It all started with a trip to the Library. Looking for new reading material, I found a tiny section devoted to folk music. I borrowed a book of American folk songs and started picking through the tunes.
Now my mother was a trained musician and church organist. I had taken a bit of piano so I could play single notes.
That Christmas (1955) I had been given a ukulele, an instrument made popular at that time by the popular TV host, Arthur Godfrey. I discovered that folk music consisted primarily of three chords and, guess what? I knew three chords on the ukulele!
The tunes numbered below are sung in the Podcast mp3 of this Transcript located at http://www.soniabrock.ca/mp3s/11-sonia-folkmusic.mp3
I learned a few simple tunes like:
1. Down in the Valley
Finding that too easy I branched out and learned:
2. Go Tell Aunt Rhody
I found a Canadian radio program run by Rawhide and got to hear other people singing folk music too. They sang:
3. Dark as A Dungeon
Gradually, I learned about Canada's east coast with that wonderful Irish/Canadian music. I also learned that folk music
is dependent on regional accents and I started trying to learn the basics of these speech patterns.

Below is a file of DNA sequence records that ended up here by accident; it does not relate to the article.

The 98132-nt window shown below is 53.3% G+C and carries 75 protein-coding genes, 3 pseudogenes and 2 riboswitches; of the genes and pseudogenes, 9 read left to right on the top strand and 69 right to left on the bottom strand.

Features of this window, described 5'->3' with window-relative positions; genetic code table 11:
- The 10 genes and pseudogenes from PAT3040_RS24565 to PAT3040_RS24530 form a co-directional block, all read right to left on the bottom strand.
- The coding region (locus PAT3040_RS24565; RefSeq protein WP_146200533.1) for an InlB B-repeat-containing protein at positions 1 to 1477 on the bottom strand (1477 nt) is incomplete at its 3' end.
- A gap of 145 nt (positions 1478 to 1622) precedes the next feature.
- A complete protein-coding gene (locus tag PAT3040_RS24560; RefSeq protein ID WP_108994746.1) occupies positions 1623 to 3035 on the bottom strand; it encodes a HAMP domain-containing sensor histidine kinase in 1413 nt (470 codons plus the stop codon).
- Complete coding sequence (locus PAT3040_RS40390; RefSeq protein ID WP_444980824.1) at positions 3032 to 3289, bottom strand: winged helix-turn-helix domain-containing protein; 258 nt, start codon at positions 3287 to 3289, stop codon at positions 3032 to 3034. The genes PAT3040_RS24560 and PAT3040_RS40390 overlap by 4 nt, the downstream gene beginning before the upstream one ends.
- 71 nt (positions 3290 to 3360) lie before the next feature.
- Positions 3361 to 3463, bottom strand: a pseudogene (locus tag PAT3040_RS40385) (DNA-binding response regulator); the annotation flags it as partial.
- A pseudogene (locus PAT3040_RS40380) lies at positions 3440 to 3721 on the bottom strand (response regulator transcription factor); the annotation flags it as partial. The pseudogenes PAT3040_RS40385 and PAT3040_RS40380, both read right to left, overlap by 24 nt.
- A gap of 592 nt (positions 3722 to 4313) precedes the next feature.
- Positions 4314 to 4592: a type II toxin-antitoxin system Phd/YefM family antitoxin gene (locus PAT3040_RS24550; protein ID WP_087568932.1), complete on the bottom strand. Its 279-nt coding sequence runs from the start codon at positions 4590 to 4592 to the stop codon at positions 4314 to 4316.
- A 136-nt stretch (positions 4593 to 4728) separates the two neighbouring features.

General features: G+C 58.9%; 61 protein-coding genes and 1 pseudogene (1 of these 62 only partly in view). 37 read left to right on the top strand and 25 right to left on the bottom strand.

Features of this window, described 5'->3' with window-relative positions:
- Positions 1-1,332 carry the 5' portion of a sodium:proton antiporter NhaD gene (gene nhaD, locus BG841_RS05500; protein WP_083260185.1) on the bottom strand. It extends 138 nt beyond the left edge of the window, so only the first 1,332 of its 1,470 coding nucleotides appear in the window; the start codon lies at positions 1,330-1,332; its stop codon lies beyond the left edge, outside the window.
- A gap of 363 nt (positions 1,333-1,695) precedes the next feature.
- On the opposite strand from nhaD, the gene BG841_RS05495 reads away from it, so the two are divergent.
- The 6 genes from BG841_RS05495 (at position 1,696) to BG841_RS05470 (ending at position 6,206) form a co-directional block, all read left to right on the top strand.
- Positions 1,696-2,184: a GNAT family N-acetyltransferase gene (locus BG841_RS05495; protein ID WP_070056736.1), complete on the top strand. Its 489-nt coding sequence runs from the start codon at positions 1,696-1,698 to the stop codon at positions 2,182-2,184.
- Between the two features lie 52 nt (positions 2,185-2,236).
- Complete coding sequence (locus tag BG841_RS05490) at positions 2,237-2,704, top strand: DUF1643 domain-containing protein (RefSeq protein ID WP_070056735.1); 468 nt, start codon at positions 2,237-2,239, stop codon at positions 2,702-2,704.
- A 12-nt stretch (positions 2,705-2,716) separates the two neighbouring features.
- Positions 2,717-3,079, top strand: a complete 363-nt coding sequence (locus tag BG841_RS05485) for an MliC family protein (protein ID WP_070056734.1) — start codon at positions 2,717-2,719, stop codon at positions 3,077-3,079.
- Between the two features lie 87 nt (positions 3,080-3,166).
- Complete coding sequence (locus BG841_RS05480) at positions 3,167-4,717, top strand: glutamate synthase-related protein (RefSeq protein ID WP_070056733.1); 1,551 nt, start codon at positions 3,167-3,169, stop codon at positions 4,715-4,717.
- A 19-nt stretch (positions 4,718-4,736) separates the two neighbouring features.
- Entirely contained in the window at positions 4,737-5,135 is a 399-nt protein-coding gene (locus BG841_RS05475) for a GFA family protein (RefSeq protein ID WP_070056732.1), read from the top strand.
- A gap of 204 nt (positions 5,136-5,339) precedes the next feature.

4. I's the Boy That Builds the Boat
5. Squid Jiggin' Ground
I started to read about the history of the music and about Appalachian folk music, while struggling with the regional accent that was part of it.
6. Wildwood Flower (talk it first)
7. Bury Me Beneath the Willow (talk it first)
Nobody would mistake me for a native but I was getting there.
I began to turn to gospel music, not because I was particularly religious but because of the grand energy of it.
8. Poor Little Jesus
I found there was something called a back beat that swung the music and turned it on its head.
You can almost hear the wheezing of the harmonium in the straight version of
9. What a Friend (straight)
Put in a backbeat and it's a whole new song.
9a. What a Friend (swung)
Then I got married and moved to New York.
One Easter Sunday I went to 5th Avenue to catch the Easter Parade. Now, right at the beginning of 5th Avenue is a little park
with a round cement fountain, which then was always dry, called Washington Square Park. As I walked up 5th Avenue admiring
the Easter bonnets I came to this park and heard music, familiar music. Guitars and tub basses and voices rose in song
10. This Land is Your Land
I had discovered the roots of the new folk music boom and, guess what I was part of it!
Now I never became a professional folk musician. It's not in my nature to be so public, but I know and remember its songs and I always will.